Wednesday, April 14, 2010

We Didn't Start the Fire: Lagavulin 16yo

The Lagavulin 16yo Single Islay Malt Whisky is the cornerstone expression of this distillery, a distinguished member of Diageo's Classic Malts Selection. For our Australian audience, it is the only Lagavulin release which is widely available here. Sadly, our access to the Distillers Edition* is left to trips to the U.K.

As is the case with my previous reviews, I believe the best indication of a whisky's pedigree is the answer to a simple question: Would I buy it again? Yes. Indeed at this stage of my whisky tasting career it would feature permanently in my collection.

So let's go about explaining why...

Firstly, I love the packaging of this whisky. It is probably my favourite bottle both in terms of colour and contour. The olive green glass compliments the smokey innards tremendously, providing some context for what you are about to consume. The simple bottle design features over-vertical sides and a medium-length bulging neck. It is the same bottle used for the Talisker and Craggamore single malt expressions (also part of Diageo's Classic Malts Selection). The sturdy yet simple dark green box adds an element of mystery and strength, ensuring the whisky's appeal. A wooden-topped cork keeps the contents safely sealed.

On the nose I find a medicinal aroma of alcohol, iodine and sweet tabacco. You can already begin to sense the dryness of whisky.

Try the dram, and after an initial alocholic dry burn retreats you are met with strong smoky cereal notes, which fade to the smokey-tabacco sweetness. The cereal notes remind me of a tasting I once attended, where we chewed some peated-malt barley. I also see similarities between the Lagavulin's smokiness and tennans to a cup of strong Russian Caravan tea (no sugar please).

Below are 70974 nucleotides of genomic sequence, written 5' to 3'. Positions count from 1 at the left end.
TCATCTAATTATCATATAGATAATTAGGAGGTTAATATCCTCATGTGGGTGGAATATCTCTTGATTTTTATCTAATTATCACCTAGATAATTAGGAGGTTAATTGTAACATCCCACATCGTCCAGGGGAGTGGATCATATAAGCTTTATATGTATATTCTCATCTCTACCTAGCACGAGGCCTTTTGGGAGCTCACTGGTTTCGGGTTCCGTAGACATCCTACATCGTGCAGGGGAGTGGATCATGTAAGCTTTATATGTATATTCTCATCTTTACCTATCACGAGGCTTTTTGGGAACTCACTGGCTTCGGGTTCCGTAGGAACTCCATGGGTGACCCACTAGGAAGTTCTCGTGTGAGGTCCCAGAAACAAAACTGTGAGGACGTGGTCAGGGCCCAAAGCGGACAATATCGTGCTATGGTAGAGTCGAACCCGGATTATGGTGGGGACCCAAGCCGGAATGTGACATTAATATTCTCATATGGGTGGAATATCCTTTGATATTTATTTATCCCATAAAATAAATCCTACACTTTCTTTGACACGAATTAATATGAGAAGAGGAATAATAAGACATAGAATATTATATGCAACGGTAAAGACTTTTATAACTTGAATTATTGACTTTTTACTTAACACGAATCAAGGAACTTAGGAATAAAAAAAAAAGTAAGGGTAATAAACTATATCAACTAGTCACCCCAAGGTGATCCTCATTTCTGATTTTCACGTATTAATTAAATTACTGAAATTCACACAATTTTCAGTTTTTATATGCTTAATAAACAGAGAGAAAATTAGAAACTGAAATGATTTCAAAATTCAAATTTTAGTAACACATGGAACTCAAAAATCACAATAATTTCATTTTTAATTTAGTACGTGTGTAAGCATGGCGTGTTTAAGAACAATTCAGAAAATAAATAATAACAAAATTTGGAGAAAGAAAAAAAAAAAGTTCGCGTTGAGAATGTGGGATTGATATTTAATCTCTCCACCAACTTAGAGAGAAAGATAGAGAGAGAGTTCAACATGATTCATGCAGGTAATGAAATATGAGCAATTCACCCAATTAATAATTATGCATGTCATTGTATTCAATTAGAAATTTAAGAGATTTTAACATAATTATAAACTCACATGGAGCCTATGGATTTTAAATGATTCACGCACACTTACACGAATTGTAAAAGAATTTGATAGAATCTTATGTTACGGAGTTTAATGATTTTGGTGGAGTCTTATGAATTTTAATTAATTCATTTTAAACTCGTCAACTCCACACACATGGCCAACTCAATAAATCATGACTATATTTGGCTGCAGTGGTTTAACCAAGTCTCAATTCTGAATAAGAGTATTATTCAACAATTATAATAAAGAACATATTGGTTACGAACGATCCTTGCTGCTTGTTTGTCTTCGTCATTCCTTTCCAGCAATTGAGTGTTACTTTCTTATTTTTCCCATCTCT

The finish is very long and you can still taste this whisky hours after drinking.

I wouldn't say it was as complex as some other Islay malts, but therein lies its beauty. I love the strong barley taste, coupled with its smoky dryness. It makes this whisky an excellent summer dram, despite its heavy peatyness. As mentioned in the Baron's review, its the 'bushfire-in-your-belly' effect, it just seems to work for me at anytime of year. The absense of a strong vanilla finish could also assist here, quite refreshing.

Indeed the scary part about this whisky is its addictiveness. I can't explain it, but on my first taste I sensed I would keep returning to this whisky, a daily ritual, akin to a cigarette. She's a dangerous yet tantalising woman, perhaps a post-war glamour akin to Lauren Bacall. A sophisticated, mysterious and curious lady who makes a cigarette look good.

The dram-ometer says 6.25 (from 7).

* Diageo releases a 'Distillers Edition' expression for most of its malts in its Classic Malts Selection.